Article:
The term pyoderma gangrenosum is coined from the characteristic appearance of these lesions. They begin as pustules or vesiculopustules that progress to an ulcer with undermined borders which evolves into an enlarging necrotic suppurative ulcer after gangrenous changes in the overlying skin. The lesions last from a few months to years and typically heal with cribriform scarring. PG lesions can be classified into ulcerative, pustular, bullous, vegetative, periosteal, genital, infantile, and extra cutaneous [1].

PG is rare in infants and children with an estimated incidence of about 4% [2]. In 1994, Graham et al. reported the distribution amongst the paediatric population as follows: lower extremities (80%), head (26.1%), buttocks (15%); and in children less than 2 years, involvement of the perianal or genital regions were commonly noted [3]. Although 25–50% of PG cases are idiopathic, an association with underlying systemic disease is recognised and it is paramount to exclude these in patients who are otherwise systemically well. In children the most common association has been with inflammatory bowel disease (IBD): ulcerative colitis > Crohn’s disease [2]. Others reported are haematological malignancies such as leukaemia, systemic lupus erythematosus, immunodeficiency disorders, and HIV infection [4]. In a process termed pathergy, PG lesions develop at sites of trivial trauma as demonstrated by this case.

The clinical, histological, and laboratory findings in PG are fairly nonspecific, and the diagnosis is usually made once other diagnostic possibilities have been excluded. There are no validated diagnostic criteria for PG; however, the following have been used by some authors [5]:

Major criteria are (must have both)(i)rapid progression of a painful ulcer with a violaceous, undermined border,(ii)other causes of cutaneous ulceration being excluded.

Minor criteria are (must have two)(i)history suggestive of pathergy or clinical findings in keeping with cribriform scarring,(ii)systemic disease associated with PG,(iii)histology findings: neutrophilic dermal infiltrate/mixed inflammation/lymphocytic vasculitis,(iv)rapid response to systemic corticosteroid therapy.

The patient in the reported case fulfilled both major criteria and all four minor criteria, but, of note, he responded to potent topical corticosteroid therapy alone without the need for systemic treatment.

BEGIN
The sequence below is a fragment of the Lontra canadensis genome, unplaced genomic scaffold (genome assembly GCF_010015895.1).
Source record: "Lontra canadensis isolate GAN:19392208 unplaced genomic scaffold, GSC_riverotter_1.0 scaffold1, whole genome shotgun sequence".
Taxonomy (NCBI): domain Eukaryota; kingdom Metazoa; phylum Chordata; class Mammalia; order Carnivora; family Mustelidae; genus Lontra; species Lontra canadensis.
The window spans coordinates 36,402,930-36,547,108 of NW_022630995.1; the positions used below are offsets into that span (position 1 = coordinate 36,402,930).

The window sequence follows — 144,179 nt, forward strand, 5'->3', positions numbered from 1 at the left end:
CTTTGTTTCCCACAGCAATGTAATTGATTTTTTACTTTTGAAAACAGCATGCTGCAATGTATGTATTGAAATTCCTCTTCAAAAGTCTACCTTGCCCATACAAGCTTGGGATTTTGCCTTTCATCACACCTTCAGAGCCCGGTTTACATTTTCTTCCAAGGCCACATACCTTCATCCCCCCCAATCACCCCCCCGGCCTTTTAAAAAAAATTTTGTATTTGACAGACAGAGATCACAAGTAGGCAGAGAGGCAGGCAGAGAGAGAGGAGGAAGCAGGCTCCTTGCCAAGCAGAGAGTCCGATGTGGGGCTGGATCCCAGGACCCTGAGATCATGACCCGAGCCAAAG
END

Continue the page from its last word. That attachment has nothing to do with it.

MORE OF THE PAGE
The differential diagnosis for PG is wide and includes infection, vasculitis, malignancy, Sweet’s syndrome, and dermatitis artefacta. Skin swabs from lesional skin did confirm the presence of Candida albicans; however, this was felt to be of clinical insignificance as the affected areas resolved without the need for antifungal therapy. Furthermore, the skin biopsy was not suggestive of an atypical cutaneous infection and excluded a vasculitic process as well as malignancy, the latter being rare in children. Sweet’s syndrome, like PG, is a neutrophilic dermatosis, but is characterized by an abrupt onset of a typical skin rash in the form of oedematous erythematous papules and plaques which may become bullous favouring the upper back and posterior neck areas supported by histological features of a neutrophilic infiltrate. These are the two major criteria required for diagnosis. Although this patient had a neutrophilic infiltrate, the rash was clinically not in keeping with Sweet’s syndrome. Dermatitis artefacta is also an important differential to consider as PG lesions can have an unusual configuration and when suspected patients should be admitted for close observation and management [6]. Early recognition of PG is paramount as it can prevent unnecessary surgical procedures which may in fact exacerbate the condition further as a result of pathergy [7].

Wound care forms an important aspect in the management of PG and aims to create an optimal environment for wound healing. Topical corticosteroids are commonly the first-line therapy of choice; however, there is a paucity of published literature to support their use. In one study, 5 of 13 patients with limited PG achieved remission with clobetasol propionate [8]. Intralesional (IL) steroids have been shown to be effective but, in patients who demonstrate pathergy, they are best avoided. Patients with extensive lesions or those who fail topical therapy alone will need systemic therapy and oral steroids are generally used first line as they induce a rapid response [9]. A variety of systemic steroid sparing agents have been implicated to be beneficial in the treatment of PG including Ciclosporin, Azathioprine, Dapsone, oral tetracyclines, and antitumour necrosis factor- (TNF-) α agents such as Infliximab, though evidence is restricted to case reports and case series with clinical trials and comparative studies lacking. Two cases demonstrating success with Infliximab have been reported in the literature. The first of these, by Rajan et al. [10], were failed oral Prednisolone; IV Methylprednisolone; Ciclosporin; and Dapsone. The other case required the addition of Ciclosporin to Infliximab for complete remission [11].

In summary, we report an unusual cause of ulceration in a systemically unwell infant which should be considered in the differential particularly when it has formed at sites of minor trauma. To our knowledge, only one other case has been reported in the literature to date in association with pneumonia and required both IL and IV corticosteroid therapy as well as Dapsone to induce remission [12].


Written informed consent has been obtained from patient’s mother (next of kin).

Competing Interests

The authors declare that there is no conflict of interests regarding the publication of this paper.